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. 2016 Nov 30;1(5):923-929.
doi: 10.1021/acsomega.6b00247. Epub 2016 Nov 16.

Using the Variable-Nearest Neighbor Method To Identify P-Glycoprotein Substrates and Inhibitors

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Free PMC article

Using the Variable-Nearest Neighbor Method To Identify P-Glycoprotein Substrates and Inhibitors

Patric Schyman et al. ACS Omega. .
Free PMC article

Abstract

Permeability glycoprotein (Pgp) is an essential membrane-bound transporter that efficiently extracts compounds from a cell. As such, it is a critical determinant of the pharmacokinetic properties of drugs. Multidrug resistance in cancer is often associated with overexpression of Pgp, which increases the efflux of chemotherapeutic agents from the cell. This, in turn, may prevent an effective treatment by reducing the effective intracellular concentrations of such agents. Consequently, identifying compounds that can either be transported out of the cell by Pgp (substrates) or impair Pgp function (inhibitors) is of great interest. Herein, using publically available data, we developed quantitative structure-activity relationship (QSAR) models of Pgp substrates and inhibitors. These models employed a variable-nearest neighbor (v-NN) method that calculated the structural similarity between molecules and hence possessed an applicability domain, that is, they used all nearest neighbors that met a minimum similarity constraint. The performance characteristics of these v-NN-based models were comparable or at times superior to those of other model constructs. The best v-NN models for identifying either Pgp substrates or inhibitors showed overall accuracies of >80% and κ values of >0.60 when tested on external data sets with candidate Pgp substrates and inhibitors. The v-NN prediction model with a well-defined applicability domain gave accurate and reliable results. The v-NN method is computationally efficient and requires no retraining of the prediction model when new assay information becomes available-an important feature when keeping QSAR models up-to-date and maintaining their performance at high levels.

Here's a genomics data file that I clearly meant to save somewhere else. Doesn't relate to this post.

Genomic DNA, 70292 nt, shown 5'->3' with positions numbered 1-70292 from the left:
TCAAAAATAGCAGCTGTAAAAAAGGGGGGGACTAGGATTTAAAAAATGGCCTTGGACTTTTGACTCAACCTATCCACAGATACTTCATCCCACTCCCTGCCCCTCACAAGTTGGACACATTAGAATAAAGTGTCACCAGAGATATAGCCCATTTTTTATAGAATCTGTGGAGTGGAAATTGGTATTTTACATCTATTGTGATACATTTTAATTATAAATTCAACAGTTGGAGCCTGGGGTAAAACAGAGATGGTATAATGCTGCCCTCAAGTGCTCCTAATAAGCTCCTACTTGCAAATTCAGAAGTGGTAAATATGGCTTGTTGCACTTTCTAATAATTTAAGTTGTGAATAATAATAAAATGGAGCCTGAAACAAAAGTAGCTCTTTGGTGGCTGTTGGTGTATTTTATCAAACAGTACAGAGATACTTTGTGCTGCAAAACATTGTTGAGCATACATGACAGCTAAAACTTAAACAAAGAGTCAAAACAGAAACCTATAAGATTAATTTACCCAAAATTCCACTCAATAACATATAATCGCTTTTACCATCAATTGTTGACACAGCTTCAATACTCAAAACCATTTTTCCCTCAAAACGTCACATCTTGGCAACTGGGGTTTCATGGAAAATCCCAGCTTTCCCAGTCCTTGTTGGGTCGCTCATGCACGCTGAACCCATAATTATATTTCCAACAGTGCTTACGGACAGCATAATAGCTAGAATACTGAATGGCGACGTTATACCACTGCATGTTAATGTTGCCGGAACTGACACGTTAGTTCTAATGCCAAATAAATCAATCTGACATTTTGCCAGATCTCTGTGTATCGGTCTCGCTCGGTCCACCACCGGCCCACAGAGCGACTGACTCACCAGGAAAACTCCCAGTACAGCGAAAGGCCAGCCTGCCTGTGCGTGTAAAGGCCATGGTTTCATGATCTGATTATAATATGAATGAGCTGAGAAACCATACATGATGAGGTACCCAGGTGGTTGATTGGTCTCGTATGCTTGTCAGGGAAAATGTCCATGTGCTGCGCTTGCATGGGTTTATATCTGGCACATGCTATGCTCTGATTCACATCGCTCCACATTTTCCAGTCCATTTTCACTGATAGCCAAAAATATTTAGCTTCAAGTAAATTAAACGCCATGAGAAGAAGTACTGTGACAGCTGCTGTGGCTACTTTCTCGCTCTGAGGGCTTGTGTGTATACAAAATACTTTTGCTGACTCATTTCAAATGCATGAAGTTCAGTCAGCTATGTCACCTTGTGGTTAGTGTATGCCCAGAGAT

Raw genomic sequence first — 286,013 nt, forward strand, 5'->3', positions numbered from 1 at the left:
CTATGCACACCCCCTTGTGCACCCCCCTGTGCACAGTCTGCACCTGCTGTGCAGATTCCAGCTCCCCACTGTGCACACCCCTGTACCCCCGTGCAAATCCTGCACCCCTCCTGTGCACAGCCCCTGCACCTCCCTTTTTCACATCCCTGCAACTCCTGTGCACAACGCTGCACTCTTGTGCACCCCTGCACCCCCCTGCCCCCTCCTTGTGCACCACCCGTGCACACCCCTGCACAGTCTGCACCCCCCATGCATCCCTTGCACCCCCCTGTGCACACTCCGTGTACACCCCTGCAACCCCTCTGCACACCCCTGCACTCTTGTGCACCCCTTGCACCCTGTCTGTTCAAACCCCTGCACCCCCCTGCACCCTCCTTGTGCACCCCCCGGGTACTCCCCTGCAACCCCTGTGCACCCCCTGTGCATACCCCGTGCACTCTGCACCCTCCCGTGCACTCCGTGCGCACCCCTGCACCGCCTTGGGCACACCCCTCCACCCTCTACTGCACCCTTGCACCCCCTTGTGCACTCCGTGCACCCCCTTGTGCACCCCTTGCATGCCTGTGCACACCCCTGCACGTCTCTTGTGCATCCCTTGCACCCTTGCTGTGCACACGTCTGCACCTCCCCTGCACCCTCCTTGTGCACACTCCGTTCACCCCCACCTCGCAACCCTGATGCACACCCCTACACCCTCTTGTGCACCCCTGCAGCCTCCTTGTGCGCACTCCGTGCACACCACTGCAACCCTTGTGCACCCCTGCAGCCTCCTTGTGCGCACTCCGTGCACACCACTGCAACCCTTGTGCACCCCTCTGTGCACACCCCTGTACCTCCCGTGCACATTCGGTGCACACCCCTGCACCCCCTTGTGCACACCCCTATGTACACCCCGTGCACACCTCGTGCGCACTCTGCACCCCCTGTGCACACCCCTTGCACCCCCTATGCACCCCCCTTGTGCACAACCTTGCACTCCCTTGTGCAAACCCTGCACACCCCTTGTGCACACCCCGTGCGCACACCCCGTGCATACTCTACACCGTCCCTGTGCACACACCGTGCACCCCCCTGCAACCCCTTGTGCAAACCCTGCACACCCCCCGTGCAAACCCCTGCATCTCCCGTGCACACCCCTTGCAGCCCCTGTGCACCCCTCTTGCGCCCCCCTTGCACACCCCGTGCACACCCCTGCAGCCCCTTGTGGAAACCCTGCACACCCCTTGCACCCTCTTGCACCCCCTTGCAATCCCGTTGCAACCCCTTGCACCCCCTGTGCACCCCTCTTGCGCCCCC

Conflict of interest statement

The authors declare no competing financial interest.

Figures

Scheme 1
Scheme 1. Illustration of the Drug Efflux Mediated by ATP-Driven Pgp Transport
(i) Drug binds to the substrate binding site (■), (ii) ATP binds to the ATP-binding site (▲), and (iii) hydrolysis of ATP to ADP + Pi (★). Although only one binding site is shown for simplicity, multiple binding sites could contribute to substrate promiscuity.
Figure 1
Figure 1
Performance measures of the v-NN Pgp substrate model as a function of the Tanimoto-distance threshold d0 at a constant smoothing factor h of 0.6 (a) and as a function of the smoothing factor h at a constant Tanimoto-distance threshold d0 of 1.0 (b), evaluated using the 10-fold cross validation.
Figure 2
Figure 2
Prediction of substrates by using the v-NN Pgp inhibitor model and the prediction of inhibitors by using the v-NN Pgp substrate model, as evaluated by the 10-fold cross validation.

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